The Importance of Addressing Unconscious Bias

Mar 14 2024 | Insights
Two women discussing unconscious bias

Understanding unconscious bias

Unconscious, or implicit, bias is a difficult concept for many to accept. It refers to the prejudices we hold that sit beyond our conscious awareness. Our brain has a tendency to take mental shortcuts that lead to snap judgments influenced by personal experiences, cultural heritage, social stereotypes and many other factors. Biases exist for a reason – they help us navigate the large amount of information around us, and can even be helpful (for example, trusting medical information more readily from a doctor). However many are based on inaccurate and stereotypical information and can lead to unfair assumptions made about someone based on their gender, ethnicity, weight and other characteristics.

This can very often contribute to a lack of equality in the workplace and a glass ceiling for certain individuals.

Leaders have a responsibility to recognise and make others aware of their unconscious bias so as not to leave it unchecked.

Overcoming your own unconscious bias

For many, accepting they may have been guided by something other than their good sense can be hard to grapple with. The trick is to focus on bypassing that bias, rather than dwelling on it. There are resources designed to help us recognize and overcome unconscious bias, such as Project Implicit, which offers a range of tests to help you bring any of your own biases to light. Users can choose from an array of topics such as religion, age, sexuality and disability.

Another tip is to simply ask someone you trust for candid feedback about your past decisions and attitudes. Once you’ve identified your unconscious bias and any decisions that may have happened as a consequence, be ready to admit your mistakes and take the opportunity to improve your future self.

By surrounding yourself with a diverse group of people, biases are less likely to develop. Make an effort to step out of your comfort zone and socialize with people who may have different beliefs, experiences and cultural backgrounds.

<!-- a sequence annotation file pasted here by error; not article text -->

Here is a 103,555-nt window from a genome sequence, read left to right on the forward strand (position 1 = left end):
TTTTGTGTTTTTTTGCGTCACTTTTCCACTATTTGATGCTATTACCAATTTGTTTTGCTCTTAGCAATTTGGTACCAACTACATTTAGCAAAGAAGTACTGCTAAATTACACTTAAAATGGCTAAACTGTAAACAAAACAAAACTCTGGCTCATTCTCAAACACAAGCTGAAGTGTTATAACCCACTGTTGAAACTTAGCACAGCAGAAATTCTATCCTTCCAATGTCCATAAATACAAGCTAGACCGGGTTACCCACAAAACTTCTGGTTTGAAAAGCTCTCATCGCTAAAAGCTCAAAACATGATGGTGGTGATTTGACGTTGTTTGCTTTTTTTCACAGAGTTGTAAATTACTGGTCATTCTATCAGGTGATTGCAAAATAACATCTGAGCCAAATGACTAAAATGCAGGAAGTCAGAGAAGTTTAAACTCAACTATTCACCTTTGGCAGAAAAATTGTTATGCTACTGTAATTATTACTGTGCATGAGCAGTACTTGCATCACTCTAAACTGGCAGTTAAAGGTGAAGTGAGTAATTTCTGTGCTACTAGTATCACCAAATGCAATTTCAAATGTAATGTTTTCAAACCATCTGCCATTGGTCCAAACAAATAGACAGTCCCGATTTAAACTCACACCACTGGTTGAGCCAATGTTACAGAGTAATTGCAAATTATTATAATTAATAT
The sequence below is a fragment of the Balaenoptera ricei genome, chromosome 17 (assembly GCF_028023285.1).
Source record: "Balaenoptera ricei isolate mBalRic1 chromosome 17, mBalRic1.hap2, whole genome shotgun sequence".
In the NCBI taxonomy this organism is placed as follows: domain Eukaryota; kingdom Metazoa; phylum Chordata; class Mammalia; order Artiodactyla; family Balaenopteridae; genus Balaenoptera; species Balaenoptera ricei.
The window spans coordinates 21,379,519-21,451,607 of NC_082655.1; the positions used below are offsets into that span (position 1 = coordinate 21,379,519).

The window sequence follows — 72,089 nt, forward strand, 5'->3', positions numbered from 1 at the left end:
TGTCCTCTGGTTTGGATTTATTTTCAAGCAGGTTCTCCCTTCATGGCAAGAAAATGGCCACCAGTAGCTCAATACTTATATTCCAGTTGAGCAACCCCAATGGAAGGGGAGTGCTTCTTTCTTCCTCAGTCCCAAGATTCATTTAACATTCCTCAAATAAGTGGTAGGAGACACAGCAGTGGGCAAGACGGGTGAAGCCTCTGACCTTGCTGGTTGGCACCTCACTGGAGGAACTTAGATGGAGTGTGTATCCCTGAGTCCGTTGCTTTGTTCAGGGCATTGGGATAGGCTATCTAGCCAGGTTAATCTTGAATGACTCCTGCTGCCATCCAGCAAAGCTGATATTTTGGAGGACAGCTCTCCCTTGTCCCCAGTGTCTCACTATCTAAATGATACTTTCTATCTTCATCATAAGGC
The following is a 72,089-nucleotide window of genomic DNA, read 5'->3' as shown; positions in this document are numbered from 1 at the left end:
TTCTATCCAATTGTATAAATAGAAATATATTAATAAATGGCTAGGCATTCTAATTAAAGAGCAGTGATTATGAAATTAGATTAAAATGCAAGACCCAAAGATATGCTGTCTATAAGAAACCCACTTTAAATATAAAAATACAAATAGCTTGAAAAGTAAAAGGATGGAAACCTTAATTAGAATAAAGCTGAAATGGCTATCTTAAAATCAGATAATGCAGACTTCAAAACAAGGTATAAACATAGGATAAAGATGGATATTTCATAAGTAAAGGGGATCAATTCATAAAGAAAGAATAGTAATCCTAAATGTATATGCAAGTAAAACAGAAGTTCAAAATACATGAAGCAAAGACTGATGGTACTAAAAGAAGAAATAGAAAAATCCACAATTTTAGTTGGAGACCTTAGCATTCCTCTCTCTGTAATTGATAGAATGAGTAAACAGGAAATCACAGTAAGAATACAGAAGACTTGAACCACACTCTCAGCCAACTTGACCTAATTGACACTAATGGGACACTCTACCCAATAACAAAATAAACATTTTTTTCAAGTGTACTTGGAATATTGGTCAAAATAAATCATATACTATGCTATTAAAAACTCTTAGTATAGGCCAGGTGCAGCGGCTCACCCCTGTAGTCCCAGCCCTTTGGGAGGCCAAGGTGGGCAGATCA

Addressing unconscious bias in the workplace

A business's potential skyrockets when unconscious bias is addressed. The result is a wonderfully diverse team of people that is more able to adapt, collaborate and innovate than a homogenous workforce.

Mitigating unconscious bias across your organization is no small feat. Unconscious bias training can be important for increasing knowledge of biases, and this can be helpful in certain situations where awareness is lacking. However, research on the effectiveness of procedures in changing implicit bias finds that unconscious bias training rarely translates to an impactful change in behaviour, and any positive effects are usually small and short term. Instead, organizations should focus on implementing a wider, long-term DEI strategy that supports structural change. Here are a few ideas to get you started:

  • Reassess your hiring process

    The wording on job advertisements can discourage certain people from applying. For example, gendered terms like ‘chairman’ should be changed to more neutral alternatives. You could also implement blind recruitment to bypass any potential bias in your decision to interview someone.

    Additionally, interviews should be a standardized process for everyone. Unstructured interviews are actually one of the worst ways to ascertain someone’s on-the-job potential, despite being widely preferred. With an unstructured interview, it’s easy to let our bias affect a hiring decision – something as simple as a candidate supporting the same sports team could influence a decision in their favour.

    There are plenty of metrics you can stick to during the interview process to avoid cognitive bias, such as focusing on their skills, experience and education. There are also personality tests, mental ability tests and aptitude tests designed specifically to provide an impartial method of assessing candidates.

  • Ensure your hiring staff is also diverse.

    In order to ensure inclusive hiring, the decision-making staff should be an example of diversity. This way you aren’t hiring the same sort of person again and again.

  • Stop asking if a candidate will ‘fit in’.

    While good company culture is incredibly important, it’s easy to fall into the habit of hiring individuals who mirror the existing team. Instead of asking whether someone will ‘fit in’ to your existing culture, instead ask what potential they have to enhance and improve things.

  • Set goals for diversity, equity and inclusion.

    It’s important that your organization is able to make tangible progress by addressing unconscious biases and championing diversity in the workplace. Setting goals will help hold the whole team accountable and ensure you start to see the benefits of an inclusive workplace quickly.

EZRA’s diversity and inclusion coaching is designed to showcase the true power of an equal-opportunity organization and help transform your DEI goals into a reality.

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